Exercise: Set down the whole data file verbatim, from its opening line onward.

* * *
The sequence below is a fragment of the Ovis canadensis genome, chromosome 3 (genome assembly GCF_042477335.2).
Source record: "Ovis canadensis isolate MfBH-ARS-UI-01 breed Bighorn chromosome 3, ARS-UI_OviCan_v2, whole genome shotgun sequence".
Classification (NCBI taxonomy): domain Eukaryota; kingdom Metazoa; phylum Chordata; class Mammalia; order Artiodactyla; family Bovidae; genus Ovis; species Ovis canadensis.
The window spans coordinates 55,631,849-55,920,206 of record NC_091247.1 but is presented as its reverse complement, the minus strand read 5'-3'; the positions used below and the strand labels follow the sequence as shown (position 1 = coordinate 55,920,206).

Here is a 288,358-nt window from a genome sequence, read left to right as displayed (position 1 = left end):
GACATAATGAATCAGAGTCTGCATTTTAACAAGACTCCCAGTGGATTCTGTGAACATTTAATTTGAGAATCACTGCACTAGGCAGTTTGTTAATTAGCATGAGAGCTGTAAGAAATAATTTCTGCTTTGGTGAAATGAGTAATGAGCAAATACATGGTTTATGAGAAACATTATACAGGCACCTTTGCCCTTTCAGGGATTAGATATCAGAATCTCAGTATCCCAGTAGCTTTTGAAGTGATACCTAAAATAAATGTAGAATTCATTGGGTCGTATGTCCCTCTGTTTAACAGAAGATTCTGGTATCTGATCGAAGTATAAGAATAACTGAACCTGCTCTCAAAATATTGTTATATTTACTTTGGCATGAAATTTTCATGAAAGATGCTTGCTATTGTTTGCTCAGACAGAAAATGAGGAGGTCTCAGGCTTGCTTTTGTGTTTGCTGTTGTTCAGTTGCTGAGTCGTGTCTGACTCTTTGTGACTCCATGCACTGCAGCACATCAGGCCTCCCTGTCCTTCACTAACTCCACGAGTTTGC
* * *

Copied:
The sequence below is a fragment of the Ovis canadensis genome, chromosome 3 (genome assembly GCF_042477335.2).
Source record: "Ovis canadensis isolate MfBH-ARS-UI-01 breed Bighorn chromosome 3, ARS-UI_OviCan_v2, whole genome shotgun sequence".
Classification (NCBI taxonomy): domain Eukaryota; kingdom Metazoa; phylum Chordata; class Mammalia; order Artiodactyla; family Bovidae; genus Ovis; species Ovis canadensis.
The window spans coordinates 55,631,849-55,920,206 of record NC_091247.1 but is presented as its reverse complement, the minus strand read 5'-3'; the positions used below and the strand labels follow the sequence as shown (position 1 = coordinate 55,920,206).

Here is a 288,358-nt window from a genome sequence, read left to right as displayed (position 1 = left end):
GACATAATGAATCAGAGTCTGCATTTTAACAAGACTCCCAGTGGATTCTGTGAACATTTAATTTGAGAATCACTGCACTAGGCAGTTTGTTAATTAGCATGAGAGCTGTAAGAAATAATTTCTGCTTTGGTGAAATGAGTAATGAGCAAATACATGGTTTATGAGAAACATTATACAGGCACCTTTGCCCTTTCAGGGATTAGATATCAGAATCTCAGTATCCCAGTAGCTTTTGAAGTGATACCTAAAATAAATGTAGAATTCATTGGGTCGTATGTCCCTCTGTTTAACAGAAGATTCTGGTATCTGATCGAAGTATAAGAATAACTGAACCTGCTCTCAAAATATTGTTATATTTACTTTGGCATGAAATTTTCATGAAAGATGCTTGCTATTGTTTGCTCAGACAGAAAATGAGGAGGTCTCAGGCTTGCTTTTGTGTTTGCTGTTGTTCAGTTGCTGAGTCGTGTCTGACTCTTTGTGACTCCATGCACTGCAGCACATCAGGCCTCCCTGTCCTTCACTAACTCCACGAGTTTGC